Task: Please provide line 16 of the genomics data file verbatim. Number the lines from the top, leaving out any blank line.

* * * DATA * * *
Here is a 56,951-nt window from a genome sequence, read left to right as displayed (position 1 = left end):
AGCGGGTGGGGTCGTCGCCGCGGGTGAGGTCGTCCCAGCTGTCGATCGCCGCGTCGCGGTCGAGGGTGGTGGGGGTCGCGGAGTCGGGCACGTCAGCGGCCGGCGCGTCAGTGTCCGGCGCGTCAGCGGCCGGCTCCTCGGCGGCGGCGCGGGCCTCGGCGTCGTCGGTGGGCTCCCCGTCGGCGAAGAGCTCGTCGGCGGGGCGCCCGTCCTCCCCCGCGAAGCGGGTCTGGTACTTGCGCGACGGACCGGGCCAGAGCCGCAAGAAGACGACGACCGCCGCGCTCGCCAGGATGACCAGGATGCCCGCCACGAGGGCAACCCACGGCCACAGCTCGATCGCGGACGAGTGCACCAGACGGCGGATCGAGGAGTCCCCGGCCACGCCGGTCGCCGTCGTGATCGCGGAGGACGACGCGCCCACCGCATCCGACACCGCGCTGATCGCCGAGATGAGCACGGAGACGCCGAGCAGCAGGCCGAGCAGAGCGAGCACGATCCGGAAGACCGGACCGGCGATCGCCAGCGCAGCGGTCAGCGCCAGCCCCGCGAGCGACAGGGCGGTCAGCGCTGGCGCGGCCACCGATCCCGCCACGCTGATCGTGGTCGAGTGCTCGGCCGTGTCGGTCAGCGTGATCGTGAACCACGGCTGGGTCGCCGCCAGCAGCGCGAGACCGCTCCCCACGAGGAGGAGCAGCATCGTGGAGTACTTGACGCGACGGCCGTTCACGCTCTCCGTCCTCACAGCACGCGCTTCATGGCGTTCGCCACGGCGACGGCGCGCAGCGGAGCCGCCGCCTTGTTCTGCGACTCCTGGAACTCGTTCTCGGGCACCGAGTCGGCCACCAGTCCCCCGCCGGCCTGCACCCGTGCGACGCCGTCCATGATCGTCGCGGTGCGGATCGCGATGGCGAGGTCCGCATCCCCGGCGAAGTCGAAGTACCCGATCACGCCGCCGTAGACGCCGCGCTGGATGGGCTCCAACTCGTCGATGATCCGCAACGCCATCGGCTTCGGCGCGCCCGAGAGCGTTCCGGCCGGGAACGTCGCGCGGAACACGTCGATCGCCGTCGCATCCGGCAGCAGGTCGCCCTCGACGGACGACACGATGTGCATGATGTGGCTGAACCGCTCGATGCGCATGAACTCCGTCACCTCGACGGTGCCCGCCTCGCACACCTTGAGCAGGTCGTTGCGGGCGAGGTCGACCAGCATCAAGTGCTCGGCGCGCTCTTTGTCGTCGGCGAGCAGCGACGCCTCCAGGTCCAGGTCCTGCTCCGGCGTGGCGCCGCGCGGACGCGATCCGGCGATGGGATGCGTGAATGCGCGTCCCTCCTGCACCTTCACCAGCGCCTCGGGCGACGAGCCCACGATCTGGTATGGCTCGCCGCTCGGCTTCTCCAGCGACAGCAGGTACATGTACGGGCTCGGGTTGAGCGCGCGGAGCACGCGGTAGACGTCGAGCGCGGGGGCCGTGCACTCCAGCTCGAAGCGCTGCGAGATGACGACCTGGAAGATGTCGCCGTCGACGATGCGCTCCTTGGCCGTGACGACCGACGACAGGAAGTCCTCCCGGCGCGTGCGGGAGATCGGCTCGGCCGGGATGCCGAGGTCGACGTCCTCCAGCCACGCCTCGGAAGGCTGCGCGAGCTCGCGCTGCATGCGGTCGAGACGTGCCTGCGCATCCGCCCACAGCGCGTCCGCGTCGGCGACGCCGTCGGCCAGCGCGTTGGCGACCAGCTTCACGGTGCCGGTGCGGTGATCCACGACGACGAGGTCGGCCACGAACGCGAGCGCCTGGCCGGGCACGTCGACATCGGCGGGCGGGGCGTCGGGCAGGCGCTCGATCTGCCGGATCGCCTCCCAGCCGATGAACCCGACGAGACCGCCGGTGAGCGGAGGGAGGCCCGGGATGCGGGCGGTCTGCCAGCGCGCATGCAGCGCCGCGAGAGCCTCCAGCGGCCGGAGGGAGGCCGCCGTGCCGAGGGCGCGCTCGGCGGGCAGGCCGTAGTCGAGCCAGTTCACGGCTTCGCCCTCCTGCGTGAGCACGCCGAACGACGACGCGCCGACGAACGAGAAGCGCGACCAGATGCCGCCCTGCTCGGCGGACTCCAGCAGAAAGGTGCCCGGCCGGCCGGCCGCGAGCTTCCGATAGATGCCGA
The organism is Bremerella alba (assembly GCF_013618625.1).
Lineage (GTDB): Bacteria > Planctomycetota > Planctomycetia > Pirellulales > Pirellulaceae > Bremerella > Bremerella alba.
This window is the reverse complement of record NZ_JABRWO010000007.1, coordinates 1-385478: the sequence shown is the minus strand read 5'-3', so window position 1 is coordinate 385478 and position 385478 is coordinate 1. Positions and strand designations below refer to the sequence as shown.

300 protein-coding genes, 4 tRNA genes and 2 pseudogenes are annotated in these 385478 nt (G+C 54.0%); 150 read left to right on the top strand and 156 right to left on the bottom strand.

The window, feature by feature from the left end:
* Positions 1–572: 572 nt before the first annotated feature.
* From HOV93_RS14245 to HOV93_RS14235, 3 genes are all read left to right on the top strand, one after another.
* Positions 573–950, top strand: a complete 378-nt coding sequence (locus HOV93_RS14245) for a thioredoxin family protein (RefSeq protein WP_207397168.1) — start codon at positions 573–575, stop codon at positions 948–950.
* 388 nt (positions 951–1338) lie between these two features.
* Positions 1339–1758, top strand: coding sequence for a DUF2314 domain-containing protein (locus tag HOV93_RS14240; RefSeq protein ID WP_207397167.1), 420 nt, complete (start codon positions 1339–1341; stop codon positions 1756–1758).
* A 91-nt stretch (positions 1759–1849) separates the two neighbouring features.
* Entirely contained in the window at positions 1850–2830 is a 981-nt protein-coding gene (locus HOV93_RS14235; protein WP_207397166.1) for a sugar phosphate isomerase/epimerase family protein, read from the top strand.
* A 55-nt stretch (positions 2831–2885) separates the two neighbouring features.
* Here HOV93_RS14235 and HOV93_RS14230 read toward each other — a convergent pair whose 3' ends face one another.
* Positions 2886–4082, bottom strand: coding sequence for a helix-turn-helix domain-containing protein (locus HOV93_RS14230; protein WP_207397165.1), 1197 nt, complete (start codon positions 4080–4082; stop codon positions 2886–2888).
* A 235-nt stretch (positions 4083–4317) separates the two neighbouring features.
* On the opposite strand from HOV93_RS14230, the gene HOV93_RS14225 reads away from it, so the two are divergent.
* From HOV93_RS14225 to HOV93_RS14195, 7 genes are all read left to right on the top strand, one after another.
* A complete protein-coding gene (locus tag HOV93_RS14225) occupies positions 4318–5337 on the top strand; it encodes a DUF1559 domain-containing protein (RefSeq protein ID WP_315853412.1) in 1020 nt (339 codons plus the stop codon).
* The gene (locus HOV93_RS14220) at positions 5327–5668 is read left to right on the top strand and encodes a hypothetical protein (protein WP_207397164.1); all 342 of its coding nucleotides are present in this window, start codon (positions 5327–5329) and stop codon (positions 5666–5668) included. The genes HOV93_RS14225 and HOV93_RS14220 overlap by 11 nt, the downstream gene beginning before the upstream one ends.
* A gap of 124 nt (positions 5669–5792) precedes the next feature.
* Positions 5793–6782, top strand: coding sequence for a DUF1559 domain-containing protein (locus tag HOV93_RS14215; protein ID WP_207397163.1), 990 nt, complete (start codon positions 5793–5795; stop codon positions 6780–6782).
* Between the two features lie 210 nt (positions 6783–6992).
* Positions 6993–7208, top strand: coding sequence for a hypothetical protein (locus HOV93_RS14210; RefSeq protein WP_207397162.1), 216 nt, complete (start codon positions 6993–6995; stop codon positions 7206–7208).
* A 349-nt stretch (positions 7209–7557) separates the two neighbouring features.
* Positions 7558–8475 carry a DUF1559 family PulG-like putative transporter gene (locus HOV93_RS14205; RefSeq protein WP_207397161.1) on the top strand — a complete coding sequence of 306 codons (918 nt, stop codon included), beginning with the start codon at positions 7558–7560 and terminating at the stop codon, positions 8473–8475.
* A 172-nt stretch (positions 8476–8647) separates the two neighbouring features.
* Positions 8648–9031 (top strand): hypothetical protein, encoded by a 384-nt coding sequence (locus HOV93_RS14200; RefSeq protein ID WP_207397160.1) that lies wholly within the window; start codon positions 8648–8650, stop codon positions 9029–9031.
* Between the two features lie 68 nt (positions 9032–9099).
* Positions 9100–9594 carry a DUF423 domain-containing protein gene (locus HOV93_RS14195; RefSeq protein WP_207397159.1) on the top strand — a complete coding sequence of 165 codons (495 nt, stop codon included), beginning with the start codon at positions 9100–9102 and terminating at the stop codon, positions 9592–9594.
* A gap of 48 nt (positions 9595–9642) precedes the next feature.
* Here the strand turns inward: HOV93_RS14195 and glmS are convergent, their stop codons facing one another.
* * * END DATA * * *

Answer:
* Here HOV93_RS14235 and HOV93_RS14230 read toward each other — a convergent pair whose 3' ends face one another.